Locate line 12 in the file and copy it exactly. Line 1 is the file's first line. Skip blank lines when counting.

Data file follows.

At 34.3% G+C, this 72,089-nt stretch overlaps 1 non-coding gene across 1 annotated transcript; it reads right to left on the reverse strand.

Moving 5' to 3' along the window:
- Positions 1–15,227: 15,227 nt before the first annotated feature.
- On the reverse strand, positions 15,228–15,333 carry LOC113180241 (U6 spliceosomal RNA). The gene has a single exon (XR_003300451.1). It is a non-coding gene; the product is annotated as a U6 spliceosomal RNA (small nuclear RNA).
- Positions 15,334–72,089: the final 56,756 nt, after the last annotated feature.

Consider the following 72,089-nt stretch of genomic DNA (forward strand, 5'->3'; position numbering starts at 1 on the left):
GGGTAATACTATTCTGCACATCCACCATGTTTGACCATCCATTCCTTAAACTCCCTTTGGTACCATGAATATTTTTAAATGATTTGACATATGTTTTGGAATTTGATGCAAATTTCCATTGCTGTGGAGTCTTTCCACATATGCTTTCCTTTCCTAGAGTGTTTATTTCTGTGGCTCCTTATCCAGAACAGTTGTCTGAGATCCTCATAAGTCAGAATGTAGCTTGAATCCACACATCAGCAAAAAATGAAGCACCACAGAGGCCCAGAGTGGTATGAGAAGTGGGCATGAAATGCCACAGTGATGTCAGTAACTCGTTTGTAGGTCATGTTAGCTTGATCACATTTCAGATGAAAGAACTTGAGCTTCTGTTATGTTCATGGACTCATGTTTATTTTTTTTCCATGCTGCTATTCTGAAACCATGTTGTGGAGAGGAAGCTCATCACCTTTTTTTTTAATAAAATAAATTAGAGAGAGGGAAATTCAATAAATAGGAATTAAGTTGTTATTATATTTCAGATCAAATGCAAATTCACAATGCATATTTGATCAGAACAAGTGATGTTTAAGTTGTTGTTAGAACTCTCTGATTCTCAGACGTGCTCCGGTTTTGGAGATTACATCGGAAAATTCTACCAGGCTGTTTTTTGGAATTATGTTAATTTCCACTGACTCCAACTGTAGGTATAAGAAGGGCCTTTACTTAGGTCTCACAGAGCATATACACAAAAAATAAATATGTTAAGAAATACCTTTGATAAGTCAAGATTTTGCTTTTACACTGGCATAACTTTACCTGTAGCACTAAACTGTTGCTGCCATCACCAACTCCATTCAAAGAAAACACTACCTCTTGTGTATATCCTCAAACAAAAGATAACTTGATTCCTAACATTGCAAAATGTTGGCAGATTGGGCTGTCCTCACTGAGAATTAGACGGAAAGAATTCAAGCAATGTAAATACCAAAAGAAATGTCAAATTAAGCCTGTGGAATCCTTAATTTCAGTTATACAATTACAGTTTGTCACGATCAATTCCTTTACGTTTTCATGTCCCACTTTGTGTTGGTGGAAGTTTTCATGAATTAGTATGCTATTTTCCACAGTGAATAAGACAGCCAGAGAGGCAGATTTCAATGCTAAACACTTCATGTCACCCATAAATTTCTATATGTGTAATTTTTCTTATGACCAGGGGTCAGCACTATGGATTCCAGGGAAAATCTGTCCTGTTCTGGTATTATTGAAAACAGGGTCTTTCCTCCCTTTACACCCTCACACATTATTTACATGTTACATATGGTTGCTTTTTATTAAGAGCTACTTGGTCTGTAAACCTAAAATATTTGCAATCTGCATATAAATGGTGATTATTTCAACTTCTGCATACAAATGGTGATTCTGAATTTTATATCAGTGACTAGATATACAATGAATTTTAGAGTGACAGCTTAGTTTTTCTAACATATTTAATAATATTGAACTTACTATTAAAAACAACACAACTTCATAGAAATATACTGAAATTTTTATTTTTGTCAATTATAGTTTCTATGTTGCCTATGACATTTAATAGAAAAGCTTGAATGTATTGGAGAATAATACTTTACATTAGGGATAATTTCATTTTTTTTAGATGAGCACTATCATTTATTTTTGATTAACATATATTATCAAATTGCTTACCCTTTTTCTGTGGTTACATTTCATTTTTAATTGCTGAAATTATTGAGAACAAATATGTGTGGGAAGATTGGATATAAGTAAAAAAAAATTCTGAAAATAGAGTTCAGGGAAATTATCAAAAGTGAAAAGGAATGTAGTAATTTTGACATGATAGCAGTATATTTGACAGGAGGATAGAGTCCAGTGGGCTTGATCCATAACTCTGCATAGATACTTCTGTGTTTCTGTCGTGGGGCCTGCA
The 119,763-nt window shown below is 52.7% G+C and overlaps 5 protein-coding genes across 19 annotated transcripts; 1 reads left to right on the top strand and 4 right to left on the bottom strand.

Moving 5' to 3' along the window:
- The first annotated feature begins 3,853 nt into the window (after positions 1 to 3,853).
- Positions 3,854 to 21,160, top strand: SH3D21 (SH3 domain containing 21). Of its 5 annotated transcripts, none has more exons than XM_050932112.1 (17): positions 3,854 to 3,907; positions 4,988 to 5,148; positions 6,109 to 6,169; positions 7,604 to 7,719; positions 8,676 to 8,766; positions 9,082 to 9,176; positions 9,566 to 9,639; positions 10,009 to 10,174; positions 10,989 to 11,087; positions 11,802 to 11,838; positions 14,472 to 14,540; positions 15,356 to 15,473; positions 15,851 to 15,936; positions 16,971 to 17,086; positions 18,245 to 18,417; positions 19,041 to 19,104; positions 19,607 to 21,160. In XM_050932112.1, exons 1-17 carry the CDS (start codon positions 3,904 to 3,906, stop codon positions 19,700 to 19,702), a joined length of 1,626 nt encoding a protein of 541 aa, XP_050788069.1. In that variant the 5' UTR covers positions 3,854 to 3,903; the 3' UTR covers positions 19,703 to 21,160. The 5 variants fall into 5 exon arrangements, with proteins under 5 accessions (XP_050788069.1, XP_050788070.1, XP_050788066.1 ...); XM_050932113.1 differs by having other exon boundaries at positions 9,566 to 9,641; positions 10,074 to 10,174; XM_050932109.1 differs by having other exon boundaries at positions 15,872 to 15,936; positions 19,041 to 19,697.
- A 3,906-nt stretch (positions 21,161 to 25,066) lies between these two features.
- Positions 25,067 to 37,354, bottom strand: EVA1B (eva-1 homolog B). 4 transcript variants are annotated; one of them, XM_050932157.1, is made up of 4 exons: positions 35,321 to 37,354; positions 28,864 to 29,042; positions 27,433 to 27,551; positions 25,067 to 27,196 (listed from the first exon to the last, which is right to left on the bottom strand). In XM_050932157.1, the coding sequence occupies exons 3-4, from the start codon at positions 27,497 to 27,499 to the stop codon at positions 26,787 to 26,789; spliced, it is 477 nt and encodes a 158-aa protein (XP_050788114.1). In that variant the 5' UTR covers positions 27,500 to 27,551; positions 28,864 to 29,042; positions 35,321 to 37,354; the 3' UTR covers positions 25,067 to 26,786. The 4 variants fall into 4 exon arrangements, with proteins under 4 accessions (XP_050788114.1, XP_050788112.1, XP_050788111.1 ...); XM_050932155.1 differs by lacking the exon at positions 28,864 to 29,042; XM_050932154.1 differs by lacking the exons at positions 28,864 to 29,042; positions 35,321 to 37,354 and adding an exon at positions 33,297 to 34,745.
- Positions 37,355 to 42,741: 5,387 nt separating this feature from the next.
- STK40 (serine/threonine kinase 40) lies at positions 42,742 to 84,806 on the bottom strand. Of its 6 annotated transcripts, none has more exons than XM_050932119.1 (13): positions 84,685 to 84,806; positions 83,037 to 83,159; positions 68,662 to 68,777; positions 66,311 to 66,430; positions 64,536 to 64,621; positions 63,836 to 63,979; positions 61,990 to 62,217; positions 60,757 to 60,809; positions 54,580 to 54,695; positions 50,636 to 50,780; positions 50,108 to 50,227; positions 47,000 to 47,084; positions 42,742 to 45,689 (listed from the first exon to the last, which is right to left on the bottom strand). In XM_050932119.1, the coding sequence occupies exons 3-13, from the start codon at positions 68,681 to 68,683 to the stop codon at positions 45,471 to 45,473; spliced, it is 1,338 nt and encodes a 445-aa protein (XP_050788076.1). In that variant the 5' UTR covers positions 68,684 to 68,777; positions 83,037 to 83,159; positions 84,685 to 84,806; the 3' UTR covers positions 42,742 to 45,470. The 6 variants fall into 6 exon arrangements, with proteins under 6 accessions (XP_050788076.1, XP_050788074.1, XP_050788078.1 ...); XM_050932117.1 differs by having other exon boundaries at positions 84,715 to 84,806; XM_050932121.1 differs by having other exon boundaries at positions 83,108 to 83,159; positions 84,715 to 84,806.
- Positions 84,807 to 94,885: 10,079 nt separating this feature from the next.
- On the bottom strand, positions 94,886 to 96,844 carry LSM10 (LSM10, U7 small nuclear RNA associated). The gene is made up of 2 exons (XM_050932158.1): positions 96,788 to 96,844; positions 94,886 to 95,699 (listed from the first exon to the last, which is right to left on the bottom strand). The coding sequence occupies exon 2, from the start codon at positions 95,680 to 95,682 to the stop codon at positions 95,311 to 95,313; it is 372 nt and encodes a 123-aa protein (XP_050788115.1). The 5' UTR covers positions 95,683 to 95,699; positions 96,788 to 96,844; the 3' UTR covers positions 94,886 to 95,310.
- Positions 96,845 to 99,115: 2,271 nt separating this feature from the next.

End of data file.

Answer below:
- A 3,906-nt stretch (positions 21,161 to 25,066) lies between these two features.